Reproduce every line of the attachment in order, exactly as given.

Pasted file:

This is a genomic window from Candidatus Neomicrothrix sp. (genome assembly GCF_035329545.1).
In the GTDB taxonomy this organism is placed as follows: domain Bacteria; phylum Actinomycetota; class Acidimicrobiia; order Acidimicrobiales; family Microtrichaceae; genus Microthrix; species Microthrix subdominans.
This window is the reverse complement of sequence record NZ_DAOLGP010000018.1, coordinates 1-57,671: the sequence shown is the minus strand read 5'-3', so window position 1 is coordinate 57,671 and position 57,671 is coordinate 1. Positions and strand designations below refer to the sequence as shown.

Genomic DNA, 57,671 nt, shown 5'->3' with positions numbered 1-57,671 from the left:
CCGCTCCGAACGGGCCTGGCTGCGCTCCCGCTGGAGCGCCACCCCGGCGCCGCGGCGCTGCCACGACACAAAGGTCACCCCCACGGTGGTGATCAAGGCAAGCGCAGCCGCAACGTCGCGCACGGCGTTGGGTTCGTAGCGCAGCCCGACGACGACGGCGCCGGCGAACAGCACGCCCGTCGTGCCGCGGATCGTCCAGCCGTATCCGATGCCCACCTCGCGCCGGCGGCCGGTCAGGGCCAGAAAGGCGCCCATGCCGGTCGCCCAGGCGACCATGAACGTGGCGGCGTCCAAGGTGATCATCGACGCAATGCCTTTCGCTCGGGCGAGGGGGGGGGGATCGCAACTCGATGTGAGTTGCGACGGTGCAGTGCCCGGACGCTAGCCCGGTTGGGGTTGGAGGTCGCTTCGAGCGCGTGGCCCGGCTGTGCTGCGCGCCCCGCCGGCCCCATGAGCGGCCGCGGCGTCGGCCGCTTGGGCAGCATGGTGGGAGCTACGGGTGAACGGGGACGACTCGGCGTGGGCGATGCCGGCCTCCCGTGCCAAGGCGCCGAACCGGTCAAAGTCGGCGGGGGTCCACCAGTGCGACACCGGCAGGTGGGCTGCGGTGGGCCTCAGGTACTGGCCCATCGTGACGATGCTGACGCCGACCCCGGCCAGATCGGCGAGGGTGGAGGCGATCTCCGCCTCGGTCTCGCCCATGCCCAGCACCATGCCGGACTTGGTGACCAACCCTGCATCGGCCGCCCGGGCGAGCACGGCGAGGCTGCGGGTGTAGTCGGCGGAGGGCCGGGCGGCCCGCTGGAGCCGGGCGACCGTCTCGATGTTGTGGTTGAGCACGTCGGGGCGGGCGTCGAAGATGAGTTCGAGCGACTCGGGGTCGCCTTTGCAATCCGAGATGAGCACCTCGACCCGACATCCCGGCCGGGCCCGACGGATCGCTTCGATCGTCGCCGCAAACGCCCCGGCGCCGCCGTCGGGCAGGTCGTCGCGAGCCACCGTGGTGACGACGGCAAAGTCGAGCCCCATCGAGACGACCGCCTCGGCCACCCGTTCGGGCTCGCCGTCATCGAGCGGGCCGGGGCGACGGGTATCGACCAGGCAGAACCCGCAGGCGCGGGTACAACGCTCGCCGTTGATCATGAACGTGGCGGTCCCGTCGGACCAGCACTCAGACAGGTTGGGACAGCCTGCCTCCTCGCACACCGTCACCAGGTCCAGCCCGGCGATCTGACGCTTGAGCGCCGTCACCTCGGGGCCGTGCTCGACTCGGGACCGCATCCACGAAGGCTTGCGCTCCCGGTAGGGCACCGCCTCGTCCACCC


This is a genomic window from Candidatus Neomicrothrix sp. (genome assembly GCF_035329545.1).
In the GTDB taxonomy this organism is placed as follows: domain Bacteria; phylum Actinomycetota; class Acidimicrobiia; order Acidimicrobiales; family Microtrichaceae; genus Microthrix; species Microthrix subdominans.
This window is the reverse complement of sequence record NZ_DAOLGP010000018.1, coordinates 1-57,671: the sequence shown is the minus strand read 5'-3', so window position 1 is coordinate 57,671 and position 57,671 is coordinate 1. Positions and strand designations below refer to the sequence as shown.

Genomic DNA, 57,671 nt, shown 5'->3' with positions numbered 1-57,671 from the left:
CCGCTCCGAACGGGCCTGGCTGCGCTCCCGCTGGAGCGCCACCCCGGCGCCGCGGCGCTGCCACGACACAAAGGTCACCCCCACGGTGGTGATCAAGGCAAGCGCAGCCGCAACGTCGCGCACGGCGTTGGGTTCGTAGCGCAGCCCGACGACGACGGCGCCGGCGAACAGCACGCCCGTCGTGCCGCGGATCGTCCAGCCGTATCCGATGCCCACCTCGCGCCGGCGGCCGGTCAGGGCCAGAAAGGCGCCCATGCCGGTCGCCCAGGCGACCATGAACGTGGCGGCGTCCAAGGTGATCATCGACGCAATGCCTTTCGCTCGGGCGAGGGGGGGGGGATCGCAACTCGATGTGAGTTGCGACGGTGCAGTGCCCGGACGCTAGCCCGGTTGGGGTTGGAGGTCGCTTCGAGCGCGTGGCCCGGCTGTGCTGCGCGCCCCGCCGGCCCCATGAGCGGCCGCGGCGTCGGCCGCTTGGGCAGCATGGTGGGAGCTACGGGTGAACGGGGACGACTCGGCGTGGGCGATGCCGGCCTCCCGTGCCAAGGCGCCGAACCGGTCAAAGTCGGCGGGGGTCCACCAGTGCGACACCGGCAGGTGGGCTGCGGTGGGCCTCAGGTACTGGCCCATCGTGACGATGCTGACGCCGACCCCGGCCAGATCGGCGAGGGTGGAGGCGATCTCCGCCTCGGTCTCGCCCATGCCCAGCACCATGCCGGACTTGGTGACCAACCCTGCATCGGCCGCCCGGGCGAGCACGGCGAGGCTGCGGGTGTAGTCGGCGGAGGGCCGGGCGGCCCGCTGGAGCCGGGCGACCGTCTCGATGTTGTGGTTGAGCACGTCGGGGCGGGCGTCGAAGATGAGTTCGAGCGACTCGGGGTCGCCTTTGCAATCCGAGATGAGCACCTCGACCCGACATCCCGGCCGGGCCCGACGGATCGCTTCGATCGTCGCCGCAAACGCCCCGGCGCCGCCGTCGGGCAGGTCGTCGCGAGCCACCGTGGTGACGACGGCAAAGTCGAGCCCCATCGAGACGACCGCCTCGGCCACCCGTTCGGGCTCGCCGTCATCGAGCGGGCCGGGGCGACGGGTATCGACCAGGCAGAACCCGCAGGCGCGGGTACAACGCTCGCCGTTGATCATGAACGTGGCGGTCCCGTCGGACCAGCACTCAGACAGGTTGGGACAGCCTGCCTCCTCGCACACCGTCACCAGGTCCAGCCCGGCGATCTGACGCTTGAGCGCCGTCACCTCGGGGCCGTGCTCGACTCGGGACCGCATCCACGAAGGCTTGCGCTCCCGGTAGGGCACCGCCTCGTCCACCC